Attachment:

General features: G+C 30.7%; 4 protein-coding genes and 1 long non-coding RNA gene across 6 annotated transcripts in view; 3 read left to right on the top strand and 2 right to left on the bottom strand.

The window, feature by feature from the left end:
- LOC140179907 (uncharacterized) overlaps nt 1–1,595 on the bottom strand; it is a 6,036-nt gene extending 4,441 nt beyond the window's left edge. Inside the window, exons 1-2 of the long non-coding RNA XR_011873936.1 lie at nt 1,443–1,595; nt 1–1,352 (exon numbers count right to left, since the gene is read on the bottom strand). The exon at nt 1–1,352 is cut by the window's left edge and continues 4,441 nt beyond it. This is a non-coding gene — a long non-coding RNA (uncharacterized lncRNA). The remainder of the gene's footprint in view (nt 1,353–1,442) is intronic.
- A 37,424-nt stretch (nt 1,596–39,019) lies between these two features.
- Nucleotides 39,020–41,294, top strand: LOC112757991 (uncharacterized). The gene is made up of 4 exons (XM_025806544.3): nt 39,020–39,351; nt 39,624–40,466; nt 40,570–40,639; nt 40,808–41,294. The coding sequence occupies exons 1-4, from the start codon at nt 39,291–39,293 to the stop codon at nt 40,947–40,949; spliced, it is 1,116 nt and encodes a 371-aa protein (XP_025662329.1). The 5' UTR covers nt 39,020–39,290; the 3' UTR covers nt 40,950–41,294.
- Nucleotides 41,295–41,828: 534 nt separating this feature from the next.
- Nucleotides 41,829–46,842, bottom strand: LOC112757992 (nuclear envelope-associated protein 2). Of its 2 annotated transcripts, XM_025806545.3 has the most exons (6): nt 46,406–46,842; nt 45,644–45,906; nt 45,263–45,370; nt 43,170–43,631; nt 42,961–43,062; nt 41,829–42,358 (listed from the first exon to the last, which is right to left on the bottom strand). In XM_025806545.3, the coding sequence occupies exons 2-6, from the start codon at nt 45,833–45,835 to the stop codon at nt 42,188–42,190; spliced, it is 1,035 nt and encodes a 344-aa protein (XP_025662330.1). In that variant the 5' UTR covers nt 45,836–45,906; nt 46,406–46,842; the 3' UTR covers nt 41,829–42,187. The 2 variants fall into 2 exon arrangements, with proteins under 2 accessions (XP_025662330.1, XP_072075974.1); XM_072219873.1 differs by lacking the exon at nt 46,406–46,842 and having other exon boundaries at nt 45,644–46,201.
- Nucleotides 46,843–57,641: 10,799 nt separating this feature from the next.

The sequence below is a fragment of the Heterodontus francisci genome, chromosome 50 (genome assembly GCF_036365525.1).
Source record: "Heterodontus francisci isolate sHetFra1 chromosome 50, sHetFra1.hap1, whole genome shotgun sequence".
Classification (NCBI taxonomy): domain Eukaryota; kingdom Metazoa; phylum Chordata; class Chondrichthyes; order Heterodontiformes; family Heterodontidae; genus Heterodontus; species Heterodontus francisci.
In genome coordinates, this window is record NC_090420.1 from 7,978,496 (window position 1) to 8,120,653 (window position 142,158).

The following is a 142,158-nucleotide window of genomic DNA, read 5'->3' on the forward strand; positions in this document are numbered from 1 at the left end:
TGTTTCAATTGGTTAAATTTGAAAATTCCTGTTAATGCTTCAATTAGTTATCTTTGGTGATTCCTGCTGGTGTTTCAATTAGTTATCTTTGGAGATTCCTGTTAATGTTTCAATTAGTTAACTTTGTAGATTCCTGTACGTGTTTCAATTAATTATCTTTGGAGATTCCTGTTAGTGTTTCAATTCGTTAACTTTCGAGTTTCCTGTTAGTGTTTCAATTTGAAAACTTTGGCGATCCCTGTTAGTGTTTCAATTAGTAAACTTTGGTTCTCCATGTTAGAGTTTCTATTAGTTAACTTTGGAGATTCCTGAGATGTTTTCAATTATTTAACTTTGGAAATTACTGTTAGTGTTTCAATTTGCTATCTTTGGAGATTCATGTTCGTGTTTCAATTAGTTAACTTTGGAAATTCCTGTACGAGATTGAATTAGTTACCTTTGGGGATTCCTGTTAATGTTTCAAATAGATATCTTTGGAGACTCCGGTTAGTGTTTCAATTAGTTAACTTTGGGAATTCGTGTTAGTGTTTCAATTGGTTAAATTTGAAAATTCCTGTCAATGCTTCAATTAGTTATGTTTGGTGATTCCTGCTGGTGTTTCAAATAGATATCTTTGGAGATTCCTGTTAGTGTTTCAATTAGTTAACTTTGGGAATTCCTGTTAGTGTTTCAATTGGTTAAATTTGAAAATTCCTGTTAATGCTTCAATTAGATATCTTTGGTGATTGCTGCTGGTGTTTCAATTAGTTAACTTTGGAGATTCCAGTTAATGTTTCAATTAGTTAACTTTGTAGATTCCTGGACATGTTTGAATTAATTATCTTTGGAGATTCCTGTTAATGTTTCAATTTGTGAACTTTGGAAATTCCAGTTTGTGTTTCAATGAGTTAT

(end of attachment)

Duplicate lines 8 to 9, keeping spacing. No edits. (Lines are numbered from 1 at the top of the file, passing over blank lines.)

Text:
- Nucleotides 46,843–57,641: 10,799 nt separating this feature from the next.

The sequence below is a fragment of the Heterodontus francisci genome, chromosome 50 (genome assembly GCF_036365525.1).